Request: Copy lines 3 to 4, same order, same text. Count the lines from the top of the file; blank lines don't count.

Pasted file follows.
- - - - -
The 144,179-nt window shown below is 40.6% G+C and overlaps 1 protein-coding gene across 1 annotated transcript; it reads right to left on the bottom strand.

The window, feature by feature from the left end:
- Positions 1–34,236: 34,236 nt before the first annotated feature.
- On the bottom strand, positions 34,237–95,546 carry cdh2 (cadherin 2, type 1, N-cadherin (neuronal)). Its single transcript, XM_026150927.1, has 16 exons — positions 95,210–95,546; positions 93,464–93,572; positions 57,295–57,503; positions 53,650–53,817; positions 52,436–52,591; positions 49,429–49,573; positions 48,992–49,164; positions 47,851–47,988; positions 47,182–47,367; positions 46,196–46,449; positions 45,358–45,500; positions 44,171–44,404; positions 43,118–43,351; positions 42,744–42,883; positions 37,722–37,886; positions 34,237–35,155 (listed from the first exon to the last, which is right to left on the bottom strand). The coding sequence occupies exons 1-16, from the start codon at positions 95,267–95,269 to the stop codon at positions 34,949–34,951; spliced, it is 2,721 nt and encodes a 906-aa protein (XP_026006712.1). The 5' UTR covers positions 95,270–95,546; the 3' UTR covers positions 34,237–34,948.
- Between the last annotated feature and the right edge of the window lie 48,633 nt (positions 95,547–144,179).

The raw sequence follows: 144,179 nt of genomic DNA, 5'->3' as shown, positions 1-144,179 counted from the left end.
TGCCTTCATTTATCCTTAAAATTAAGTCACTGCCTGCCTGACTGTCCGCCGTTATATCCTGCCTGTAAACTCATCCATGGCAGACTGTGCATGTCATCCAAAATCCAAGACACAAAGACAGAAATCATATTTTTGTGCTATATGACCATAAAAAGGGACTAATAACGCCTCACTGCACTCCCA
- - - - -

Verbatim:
- Positions 1–34,236: 34,236 nt before the first annotated feature.
- On the bottom strand, positions 34,237–95,546 carry cdh2 (cadherin 2, type 1, N-cadherin (neuronal)). Its single transcript, XM_026150927.1, has 16 exons — positions 95,210–95,546; positions 93,464–93,572; positions 57,295–57,503; positions 53,650–53,817; positions 52,436–52,591; positions 49,429–49,573; positions 48,992–49,164; positions 47,851–47,988; positions 47,182–47,367; positions 46,196–46,449; positions 45,358–45,500; positions 44,171–44,404; positions 43,118–43,351; positions 42,744–42,883; positions 37,722–37,886; positions 34,237–35,155 (listed from the first exon to the last, which is right to left on the bottom strand). The coding sequence occupies exons 1-16, from the start codon at positions 95,267–95,269 to the stop codon at positions 34,949–34,951; spliced, it is 2,721 nt and encodes a 906-aa protein (XP_026006712.1). The 5' UTR covers positions 95,270–95,546; the 3' UTR covers positions 34,237–34,948.